The Perils of Poisoning Rodents | Companion Animal Veterinary Hospital

The Perils of Poisoning Rodents

Matt Young's picture
Maja & Lily feeling sick and sorry for themselves

Oh no! Lily and Maja just chewed a box of rat bait!

Lilly and Maja came in earlier this week as they were found in the yard eating a packet of rat bait. When we suspect a dog may have eaten rat bait if it's within 1 hour of potentially ingesting it we give medications to induce vomiting to empty their stomachs.  This removes as much of the poison as possible to limit the amount that is taken into their circulation. Fortunately the poison contains a dye so it usually quite obvious when they have ingested the bait by looking at the vomit:

Maja vomitingVomit with green rate poison in it

Rat baits such as ratsak and talon and are all not only poisonous to rodents, they are also poisonous to dogs and cats. Dogs in particular love the taste of these baits and will eat them like they're going out of fashion.

It is never safe to use these baits if you have a dog or cat as even if you put them somewhere away from where the dogs get the rats/mice can pick them up and move them. They are not instantly killed by the poison so can move them quite a way as they try to get them to a safe area for them to eat them. My advice is if you have dogs and cats use traps rather than poison.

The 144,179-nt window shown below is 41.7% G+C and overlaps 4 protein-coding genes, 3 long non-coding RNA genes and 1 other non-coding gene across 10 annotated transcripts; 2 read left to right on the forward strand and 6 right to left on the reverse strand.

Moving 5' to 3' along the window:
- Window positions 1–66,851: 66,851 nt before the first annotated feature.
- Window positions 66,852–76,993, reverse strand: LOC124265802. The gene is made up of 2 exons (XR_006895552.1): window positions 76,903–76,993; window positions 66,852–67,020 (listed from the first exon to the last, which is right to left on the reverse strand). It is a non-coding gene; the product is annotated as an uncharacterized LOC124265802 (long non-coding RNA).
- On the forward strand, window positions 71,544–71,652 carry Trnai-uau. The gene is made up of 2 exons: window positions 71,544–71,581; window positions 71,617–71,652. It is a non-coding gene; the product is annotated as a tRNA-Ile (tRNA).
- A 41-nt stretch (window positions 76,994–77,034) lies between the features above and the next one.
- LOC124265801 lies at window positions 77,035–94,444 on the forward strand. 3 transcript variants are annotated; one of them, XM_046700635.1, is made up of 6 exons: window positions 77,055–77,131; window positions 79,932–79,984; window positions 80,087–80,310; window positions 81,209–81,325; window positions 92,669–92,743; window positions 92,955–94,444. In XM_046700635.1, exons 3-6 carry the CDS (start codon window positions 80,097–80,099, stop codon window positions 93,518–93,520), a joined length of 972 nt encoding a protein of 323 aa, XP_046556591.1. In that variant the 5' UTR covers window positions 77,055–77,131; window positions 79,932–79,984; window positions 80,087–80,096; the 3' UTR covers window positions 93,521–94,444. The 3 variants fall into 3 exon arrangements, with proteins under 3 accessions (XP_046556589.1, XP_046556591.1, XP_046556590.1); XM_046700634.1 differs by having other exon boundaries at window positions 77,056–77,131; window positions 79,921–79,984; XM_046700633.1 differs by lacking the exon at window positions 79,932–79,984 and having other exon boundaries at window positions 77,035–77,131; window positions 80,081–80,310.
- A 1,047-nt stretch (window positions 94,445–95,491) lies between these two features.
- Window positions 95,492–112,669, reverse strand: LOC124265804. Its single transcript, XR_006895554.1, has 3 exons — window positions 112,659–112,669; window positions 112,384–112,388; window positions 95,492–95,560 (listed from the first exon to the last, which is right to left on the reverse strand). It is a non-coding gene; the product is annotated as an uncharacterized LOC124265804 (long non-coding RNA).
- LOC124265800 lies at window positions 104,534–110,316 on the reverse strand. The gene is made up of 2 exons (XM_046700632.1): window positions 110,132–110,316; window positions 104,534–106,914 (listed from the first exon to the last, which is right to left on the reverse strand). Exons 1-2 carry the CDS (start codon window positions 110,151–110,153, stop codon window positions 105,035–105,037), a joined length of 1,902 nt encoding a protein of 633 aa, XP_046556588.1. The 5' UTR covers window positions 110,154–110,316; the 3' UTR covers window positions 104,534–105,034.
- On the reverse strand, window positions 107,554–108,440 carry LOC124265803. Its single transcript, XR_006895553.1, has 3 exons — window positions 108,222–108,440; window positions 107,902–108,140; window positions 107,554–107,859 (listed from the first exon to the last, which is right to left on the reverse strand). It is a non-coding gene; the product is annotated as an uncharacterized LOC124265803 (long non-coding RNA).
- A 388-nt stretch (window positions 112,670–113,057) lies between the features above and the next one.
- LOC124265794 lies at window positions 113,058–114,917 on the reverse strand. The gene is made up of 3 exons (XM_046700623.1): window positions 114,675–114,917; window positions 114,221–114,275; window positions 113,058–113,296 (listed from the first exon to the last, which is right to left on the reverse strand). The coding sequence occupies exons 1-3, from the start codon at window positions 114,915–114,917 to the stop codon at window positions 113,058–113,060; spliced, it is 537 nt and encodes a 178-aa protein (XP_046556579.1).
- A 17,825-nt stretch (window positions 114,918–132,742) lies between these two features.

Even just nibbling on a corner of a block is enough to kill a dog.

How does it work?

The poison causes the animals blood to stop clotting. It generally takes a few days for this to occur and there may not be any obvious signs that they have been poisoned. Eventually they start to bleed and this can either be internally or externally.


Fortunately there is an antidote and that is vitamin K. I usually give it as an injection and then the dose are treated with an oral dose for as long as the poison sticked around in their system. In some cases this can be up to 6 weeks.  If the bleeding has already started though a blood transfusion is sometimes required.

Maja and Lily are both on vitamin K for the next 6 weeks as it is likely that some of the poison had already got into their system. When they finish the vitamin K they will have a blood test to ensure that there is none left in their system.

Do I need to worry about it?

If you ever suspect your dog has eaten any rat bait then don't delay. You can give our emergency number a call (02 42 619 838) to get your dog treated straight away before any problems develop. It is much better if we get it out of their system and prevent them absorbing it rather than waiting until they are sick.




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